On praying for the right things at Thanksgiving
He didn't intend it as a Thanksgiving prayer, but Dwight Eisenhower offered a humble benediction at his first inaugural, entirely fitting for a gathering of Americans on Thanksgiving 2021: "Give us, we pray, the power to discern clearly right from wrong, and allow all our words and actions to be governed thereby, and by the laws of this land. Especially we pray that our concern shall be for all the people regardless of station, race or calling. May cooperation be permitted and be the mutual aim of those who, under the concepts of our Constitution, hold to differing political faiths; so that all may work for the good of our beloved country and Thy glory. Amen."
■ Gratitude, we are told, is good for the brain: Expressing thanks makes grateful people happier. Thus, literally giving thanks may be its own reward -- as surely many Americans feel rewarded after enjoying the traditional holiday feast.
■ Those who approach the Thanksgiving holiday as a minefield of potential conflicts with family members, especially over politics, may well need to heed not only Eisenhower's words about finding cooperation, but to look all the way back to George Washington's proclamation of the very first Thanksgiving holiday.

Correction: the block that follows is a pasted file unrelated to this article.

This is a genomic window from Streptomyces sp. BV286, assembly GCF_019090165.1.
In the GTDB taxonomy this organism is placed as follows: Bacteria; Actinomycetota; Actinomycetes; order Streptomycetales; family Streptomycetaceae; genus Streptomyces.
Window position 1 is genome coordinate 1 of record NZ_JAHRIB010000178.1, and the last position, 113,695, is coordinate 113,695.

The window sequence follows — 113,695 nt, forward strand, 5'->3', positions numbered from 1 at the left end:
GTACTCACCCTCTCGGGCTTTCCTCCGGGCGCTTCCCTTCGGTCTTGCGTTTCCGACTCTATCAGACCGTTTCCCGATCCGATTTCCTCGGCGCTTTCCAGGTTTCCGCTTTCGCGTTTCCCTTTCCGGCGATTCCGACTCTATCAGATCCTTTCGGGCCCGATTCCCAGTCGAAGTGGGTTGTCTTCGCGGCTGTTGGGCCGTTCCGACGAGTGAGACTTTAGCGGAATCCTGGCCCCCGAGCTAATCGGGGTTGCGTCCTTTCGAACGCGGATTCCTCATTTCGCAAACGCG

■ In addition to commending Americans to give thanks to "that great and glorious Being" for "his kind care and protection of the People of this Country previous to their becoming a Nation", Washington added a prayer "To promote the knowledge and practice of true religion and virtue, and the encrease of science among them [other nations] and us". Washington heralded "the means we have of acquiring and diffusing useful knowledge" and asked God "to enable us all, whether in public or private stations, to perform our several and relative duties properly and punctually".
■ Both Washington and Eisenhower asked Americans to petition the supreme being -- not for wealth or power, but for practical wisdom and better judgment. Abraham Lincoln's 1863 Thanksgiving proclamation similarly asked for prayer "to guide the counsels of the Government with wisdom", and John Adams petitioned God to "enlighten them [officeholders] to a just discernment of the public interest, and save them from mistake, division, and discord". Calvin Coolidge implored Americans "to render thanks for the good that has come to us, and show by our actions that we have become stronger, wiser, and truer".
■ That is, perhaps, the highest form of prayer: Not just to thank the Creator for past prosperity, nor to plead for greater abundance, but to ask for the capacity to do more good, be more just, and act more wisely. Articles like "How to talk to your Republican uncle at Thanksgiving" or "How to fact-check your family at the Thanksgiving dinner table" are parts of a familiar genre, but they are outside the traditional spirit of the holiday. The real wisdom is with those who use a gathering of family to aspire to learn more and serve better.